Censorship in the media perpetuated by cancel culture is a greater and more imminent threat to society than Tate’s content will ever be as his banning is an example of corporate censorship. Freedom of speech is a beloved and highly debated pillar of U.S. law and democracy. 

Ergo, it is up to the discretion of the judicial system to decide, through due process, how to regulate individuals if their speech violates the law. This power does not belong in the hands of large multi-billion dollar companies, such as Meta and Twitter, no matter what their terms and conditions say.

Tate is not the first or last public figure to be banned and effectively silenced by Meta and Twitter. Arguably, the most notable recent banning is Former U.S. President Donald Trump from Instagram, FaceBook and Twitter. 

Trump abused his authority and accounts by using them to intentionally mislead the public and state that the 2020 presidential election had been rigged. He also encouraged his supporters to rally, arguably sparking the Jan. 6 attack on the U.S. Capitol. After inciting an attempted coup on the government, Trump received a two-year suspension from Meta, whereas Tate was banned for life. 

In addition to claiming censorship powers that the two companies have no elected right to exercise, their punishments are not proportional to those of the U.S. constitution. The First Amendment protects Tates speech, yet Trump’s Tweets are unprotected because he instigated “imminent lawless action,” according to the Supreme Court’s 1969 ruling of Brandenburg v. Ohio.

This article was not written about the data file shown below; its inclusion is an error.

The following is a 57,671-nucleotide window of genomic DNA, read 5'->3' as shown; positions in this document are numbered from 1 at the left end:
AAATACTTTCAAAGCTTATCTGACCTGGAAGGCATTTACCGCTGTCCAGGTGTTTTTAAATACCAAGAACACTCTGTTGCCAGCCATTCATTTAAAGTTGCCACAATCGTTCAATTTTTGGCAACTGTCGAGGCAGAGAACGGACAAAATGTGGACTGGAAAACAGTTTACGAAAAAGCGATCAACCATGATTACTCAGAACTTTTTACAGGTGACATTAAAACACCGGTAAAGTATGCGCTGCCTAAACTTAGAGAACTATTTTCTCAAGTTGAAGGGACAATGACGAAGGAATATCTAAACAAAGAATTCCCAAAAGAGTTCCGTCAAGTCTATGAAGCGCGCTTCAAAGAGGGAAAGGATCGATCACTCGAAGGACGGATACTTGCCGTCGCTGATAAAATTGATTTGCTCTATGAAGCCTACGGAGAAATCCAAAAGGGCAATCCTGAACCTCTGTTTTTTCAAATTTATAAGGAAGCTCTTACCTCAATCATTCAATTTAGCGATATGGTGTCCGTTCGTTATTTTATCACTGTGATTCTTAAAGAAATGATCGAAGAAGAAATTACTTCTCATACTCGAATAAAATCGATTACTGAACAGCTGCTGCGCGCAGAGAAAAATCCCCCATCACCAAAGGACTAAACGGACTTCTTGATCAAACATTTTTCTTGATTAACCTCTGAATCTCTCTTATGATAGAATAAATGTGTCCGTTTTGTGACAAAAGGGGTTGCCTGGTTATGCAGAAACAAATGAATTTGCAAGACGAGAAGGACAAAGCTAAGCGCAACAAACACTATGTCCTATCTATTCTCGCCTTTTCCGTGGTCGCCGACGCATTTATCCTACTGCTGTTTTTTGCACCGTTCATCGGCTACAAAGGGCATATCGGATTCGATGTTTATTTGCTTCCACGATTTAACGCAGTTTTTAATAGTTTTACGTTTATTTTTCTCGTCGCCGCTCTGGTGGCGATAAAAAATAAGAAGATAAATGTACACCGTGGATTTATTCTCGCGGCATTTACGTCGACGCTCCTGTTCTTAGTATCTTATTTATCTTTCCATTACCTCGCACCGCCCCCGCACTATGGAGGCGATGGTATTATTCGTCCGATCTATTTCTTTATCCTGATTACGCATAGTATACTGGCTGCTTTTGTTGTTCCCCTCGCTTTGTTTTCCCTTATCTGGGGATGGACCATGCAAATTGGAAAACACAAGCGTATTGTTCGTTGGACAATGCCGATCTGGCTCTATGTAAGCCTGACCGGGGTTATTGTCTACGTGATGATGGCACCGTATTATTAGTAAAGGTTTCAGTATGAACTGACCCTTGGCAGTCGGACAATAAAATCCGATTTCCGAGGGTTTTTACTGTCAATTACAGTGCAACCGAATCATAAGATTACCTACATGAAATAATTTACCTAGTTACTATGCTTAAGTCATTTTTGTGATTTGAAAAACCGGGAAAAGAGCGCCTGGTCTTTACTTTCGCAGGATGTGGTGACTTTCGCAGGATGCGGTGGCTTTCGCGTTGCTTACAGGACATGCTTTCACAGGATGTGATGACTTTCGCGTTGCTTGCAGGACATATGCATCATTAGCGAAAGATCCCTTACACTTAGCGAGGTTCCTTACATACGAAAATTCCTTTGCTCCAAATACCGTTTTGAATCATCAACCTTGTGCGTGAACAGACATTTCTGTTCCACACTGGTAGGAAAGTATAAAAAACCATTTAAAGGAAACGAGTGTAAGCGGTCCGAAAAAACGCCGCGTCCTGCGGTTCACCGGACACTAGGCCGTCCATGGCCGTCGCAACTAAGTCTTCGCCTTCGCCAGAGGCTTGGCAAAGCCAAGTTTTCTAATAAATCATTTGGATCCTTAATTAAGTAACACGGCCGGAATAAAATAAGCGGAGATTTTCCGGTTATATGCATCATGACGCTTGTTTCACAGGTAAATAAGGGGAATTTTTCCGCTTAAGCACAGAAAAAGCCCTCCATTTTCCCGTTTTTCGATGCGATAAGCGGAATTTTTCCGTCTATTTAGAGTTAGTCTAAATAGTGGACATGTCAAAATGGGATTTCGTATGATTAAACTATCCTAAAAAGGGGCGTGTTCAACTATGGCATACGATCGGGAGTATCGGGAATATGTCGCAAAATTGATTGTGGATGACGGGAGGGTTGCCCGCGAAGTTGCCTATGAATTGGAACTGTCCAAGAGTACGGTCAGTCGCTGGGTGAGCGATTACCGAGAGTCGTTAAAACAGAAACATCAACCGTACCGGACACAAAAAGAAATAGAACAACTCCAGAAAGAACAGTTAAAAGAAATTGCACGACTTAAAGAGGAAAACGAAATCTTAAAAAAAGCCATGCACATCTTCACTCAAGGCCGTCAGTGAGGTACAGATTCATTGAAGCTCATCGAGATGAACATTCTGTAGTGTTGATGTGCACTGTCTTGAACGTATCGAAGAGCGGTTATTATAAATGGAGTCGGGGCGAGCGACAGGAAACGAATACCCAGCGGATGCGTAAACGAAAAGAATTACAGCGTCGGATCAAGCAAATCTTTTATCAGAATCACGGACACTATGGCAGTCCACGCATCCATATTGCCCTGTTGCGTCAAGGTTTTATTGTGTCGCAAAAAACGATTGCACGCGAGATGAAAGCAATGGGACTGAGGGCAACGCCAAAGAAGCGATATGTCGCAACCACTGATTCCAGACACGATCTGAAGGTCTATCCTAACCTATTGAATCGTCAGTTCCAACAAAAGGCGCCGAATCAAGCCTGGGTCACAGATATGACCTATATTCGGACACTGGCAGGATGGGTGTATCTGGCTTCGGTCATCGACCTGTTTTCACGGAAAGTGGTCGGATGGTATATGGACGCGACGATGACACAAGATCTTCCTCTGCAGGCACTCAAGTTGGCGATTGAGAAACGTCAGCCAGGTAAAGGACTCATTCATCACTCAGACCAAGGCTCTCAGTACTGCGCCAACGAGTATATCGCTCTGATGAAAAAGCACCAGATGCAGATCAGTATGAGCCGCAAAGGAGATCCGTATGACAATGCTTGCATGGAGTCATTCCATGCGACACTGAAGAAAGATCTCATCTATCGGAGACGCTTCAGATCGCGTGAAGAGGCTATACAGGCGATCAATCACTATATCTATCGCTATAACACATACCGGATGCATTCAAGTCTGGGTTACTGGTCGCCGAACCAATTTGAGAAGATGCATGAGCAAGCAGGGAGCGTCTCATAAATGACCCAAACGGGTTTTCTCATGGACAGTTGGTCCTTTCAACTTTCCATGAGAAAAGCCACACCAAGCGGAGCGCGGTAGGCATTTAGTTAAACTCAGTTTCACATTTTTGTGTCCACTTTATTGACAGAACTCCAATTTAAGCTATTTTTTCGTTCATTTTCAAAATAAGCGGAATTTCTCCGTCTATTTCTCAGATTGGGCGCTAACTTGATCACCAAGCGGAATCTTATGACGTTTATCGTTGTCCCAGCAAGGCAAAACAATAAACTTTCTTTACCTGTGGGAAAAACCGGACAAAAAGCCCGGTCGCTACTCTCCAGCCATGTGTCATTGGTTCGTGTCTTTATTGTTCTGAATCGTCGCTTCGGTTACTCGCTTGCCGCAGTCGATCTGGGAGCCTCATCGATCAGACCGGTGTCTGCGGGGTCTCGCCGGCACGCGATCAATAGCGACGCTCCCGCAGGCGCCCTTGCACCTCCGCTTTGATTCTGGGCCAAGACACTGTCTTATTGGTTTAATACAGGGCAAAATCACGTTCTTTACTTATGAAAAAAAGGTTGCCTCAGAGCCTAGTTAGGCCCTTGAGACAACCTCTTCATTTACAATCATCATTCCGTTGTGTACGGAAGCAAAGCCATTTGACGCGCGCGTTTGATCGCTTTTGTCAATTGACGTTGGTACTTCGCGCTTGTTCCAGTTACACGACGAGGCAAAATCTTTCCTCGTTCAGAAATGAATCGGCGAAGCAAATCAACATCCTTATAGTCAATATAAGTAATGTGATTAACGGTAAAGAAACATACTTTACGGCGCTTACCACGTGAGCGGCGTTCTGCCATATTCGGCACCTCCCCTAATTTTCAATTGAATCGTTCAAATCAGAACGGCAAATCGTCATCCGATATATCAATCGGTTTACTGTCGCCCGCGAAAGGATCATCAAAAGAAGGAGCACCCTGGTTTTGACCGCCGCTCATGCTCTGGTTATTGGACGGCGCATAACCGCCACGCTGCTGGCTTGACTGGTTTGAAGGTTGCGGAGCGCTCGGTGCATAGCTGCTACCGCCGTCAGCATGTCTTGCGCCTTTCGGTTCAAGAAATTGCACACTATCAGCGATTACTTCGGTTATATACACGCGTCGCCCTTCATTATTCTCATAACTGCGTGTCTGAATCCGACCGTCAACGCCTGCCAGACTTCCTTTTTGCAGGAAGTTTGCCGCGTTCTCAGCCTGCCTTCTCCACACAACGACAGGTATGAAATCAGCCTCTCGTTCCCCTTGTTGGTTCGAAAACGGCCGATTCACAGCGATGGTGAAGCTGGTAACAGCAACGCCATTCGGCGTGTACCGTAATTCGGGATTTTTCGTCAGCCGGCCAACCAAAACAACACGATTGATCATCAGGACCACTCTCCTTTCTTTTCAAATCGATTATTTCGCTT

When large independent companies ban users for charges that would not hold up in a courtroom, they send a dangerous message to the public. In line with history, the practice of consistently eliminating leaders who are accused of having too much influence is rarely part of a free society. 

Fifty four percent of Americans are “concerned” that they would be banned from social media or fired from their workplace if they expressed their opinion on social media, according to a Harvard CAPS-Harris Poll

Making an example of Tate, a public figure known for being unafraid to speak his mind, pressures other users of Twitter and Meta to censor themselves out of fear of being canceled. Despite Tate’s brash and confrontational online presence, Meta and Twitter were not justified in banning him from their social platforms as that right belongs solely to the U.S. government. 

The most valuable thing one possesses is their voice. That being said, we must protect our defining perspectives and values by staying aware of subliminal messages from the media we consume, whether it is a favorite influencer or news source. We also have a responsibility to society to not contribute to the suppression of another’s voice to amplify our own. 

There is a fine line between protecting the online community and homogenizing it. When Twitter and Meta decided to ban Tate, they crossed that line and violated his freedom of speech.